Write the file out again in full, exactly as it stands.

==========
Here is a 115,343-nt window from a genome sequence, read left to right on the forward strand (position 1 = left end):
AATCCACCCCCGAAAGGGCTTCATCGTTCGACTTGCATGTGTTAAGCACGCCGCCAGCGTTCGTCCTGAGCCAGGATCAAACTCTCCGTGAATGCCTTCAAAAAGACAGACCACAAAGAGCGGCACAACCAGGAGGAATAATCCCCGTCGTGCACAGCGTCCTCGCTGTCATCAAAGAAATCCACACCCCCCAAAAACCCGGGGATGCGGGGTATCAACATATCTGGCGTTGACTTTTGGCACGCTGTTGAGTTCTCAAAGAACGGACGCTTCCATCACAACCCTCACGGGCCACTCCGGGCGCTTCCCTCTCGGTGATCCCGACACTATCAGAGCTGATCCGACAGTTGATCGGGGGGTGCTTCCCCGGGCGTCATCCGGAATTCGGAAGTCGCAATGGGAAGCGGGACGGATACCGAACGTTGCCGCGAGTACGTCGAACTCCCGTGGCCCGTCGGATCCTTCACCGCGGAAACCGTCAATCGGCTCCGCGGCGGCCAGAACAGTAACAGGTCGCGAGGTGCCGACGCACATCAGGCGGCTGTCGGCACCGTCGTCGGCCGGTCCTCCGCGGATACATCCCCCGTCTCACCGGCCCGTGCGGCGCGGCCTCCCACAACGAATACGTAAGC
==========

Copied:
Here is a 115,343-nt window from a genome sequence, read left to right on the forward strand (position 1 = left end):
AATCCACCCCCGAAAGGGCTTCATCGTTCGACTTGCATGTGTTAAGCACGCCGCCAGCGTTCGTCCTGAGCCAGGATCAAACTCTCCGTGAATGCCTTCAAAAAGACAGACCACAAAGAGCGGCACAACCAGGAGGAATAATCCCCGTCGTGCACAGCGTCCTCGCTGTCATCAAAGAAATCCACACCCCCCAAAAACCCGGGGATGCGGGGTATCAACATATCTGGCGTTGACTTTTGGCACGCTGTTGAGTTCTCAAAGAACGGACGCTTCCATCACAACCCTCACGGGCCACTCCGGGCGCTTCCCTCTCGGTGATCCCGACACTATCAGAGCTGATCCGACAGTTGATCGGGGGGTGCTTCCCCGGGCGTCATCCGGAATTCGGAAGTCGCAATGGGAAGCGGGACGGATACCGAACGTTGCCGCGAGTACGTCGAACTCCCGTGGCCCGTCGGATCCTTCACCGCGGAAACCGTCAATCGGCTCCGCGGCGGCCAGAACAGTAACAGGTCGCGAGGTGCCGACGCACATCAGGCGGCTGTCGGCACCGTCGTCGGCCGGTCCTCCGCGGATACATCCCCCGTCTCACCGGCCCGTGCGGCGCGGCCTCCCACAACGAATACGTAAGC